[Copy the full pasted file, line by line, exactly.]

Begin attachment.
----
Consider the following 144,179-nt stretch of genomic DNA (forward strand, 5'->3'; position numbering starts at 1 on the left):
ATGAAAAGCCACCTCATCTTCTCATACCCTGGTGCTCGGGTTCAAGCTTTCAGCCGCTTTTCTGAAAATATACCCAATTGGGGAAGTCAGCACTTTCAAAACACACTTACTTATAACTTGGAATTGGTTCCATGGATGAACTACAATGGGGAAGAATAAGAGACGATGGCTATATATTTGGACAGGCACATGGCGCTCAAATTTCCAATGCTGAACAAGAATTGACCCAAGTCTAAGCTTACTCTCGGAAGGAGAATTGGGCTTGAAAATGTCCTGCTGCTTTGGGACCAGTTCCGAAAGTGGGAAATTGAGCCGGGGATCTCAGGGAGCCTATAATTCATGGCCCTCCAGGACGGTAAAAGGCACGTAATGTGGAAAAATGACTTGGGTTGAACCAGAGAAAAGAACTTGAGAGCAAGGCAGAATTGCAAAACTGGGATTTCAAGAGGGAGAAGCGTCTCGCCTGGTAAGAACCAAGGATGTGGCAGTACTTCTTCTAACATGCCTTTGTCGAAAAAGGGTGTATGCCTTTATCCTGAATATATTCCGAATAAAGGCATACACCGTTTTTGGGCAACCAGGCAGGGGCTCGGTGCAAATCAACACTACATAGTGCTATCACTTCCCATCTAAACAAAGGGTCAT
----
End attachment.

Consider the following 144,179-nt stretch of genomic DNA (forward strand, 5'->3'; position numbering starts at 1 on the left):
ATGAAAAGCCACCTCATCTTCTCATACCCTGGTGCTCGGGTTCAAGCTTTCAGCCGCTTTTCTGAAAATATACCCAATTGGGGAAGTCAGCACTTTCAAAACACACTTACTTATAACTTGGAATTGGTTCCATGGATGAACTACAATGGGGAAGAATAAGAGACGATGGCTATATATTTGGACAGGCACATGGCGCTCAAATTTCCAATGCTGAACAAGAATTGACCCAAGTCTAAGCTTACTCTCGGAAGGAGAATTGGGCTTGAAAATGTCCTGCTGCTTTGGGACCAGTTCCGAAAGTGGGAAATTGAGCCGGGGATCTCAGGGAGCCTATAATTCATGGCCCTCCAGGACGGTAAAAGGCACGTAATGTGGAAAAATGACTTGGGTTGAACCAGAGAAAAGAACTTGAGAGCAAGGCAGAATTGCAAAACTGGGATTTCAAGAGGGAGAAGCGTCTCGCCTGGTAAGAACCAAGGATGTGGCAGTACTTCTTCTAACATGCCTTTGTCGAAAAAGGGTGTATGCCTTTATCCTGAATATATTCCGAATAAAGGCATACACCGTTTTTGGGCAACCAGGCAGGGGCTCGGTGCAAATCAACACTACATAGTGCTATCACTTCCCATCTAAACAAAGGGTCAT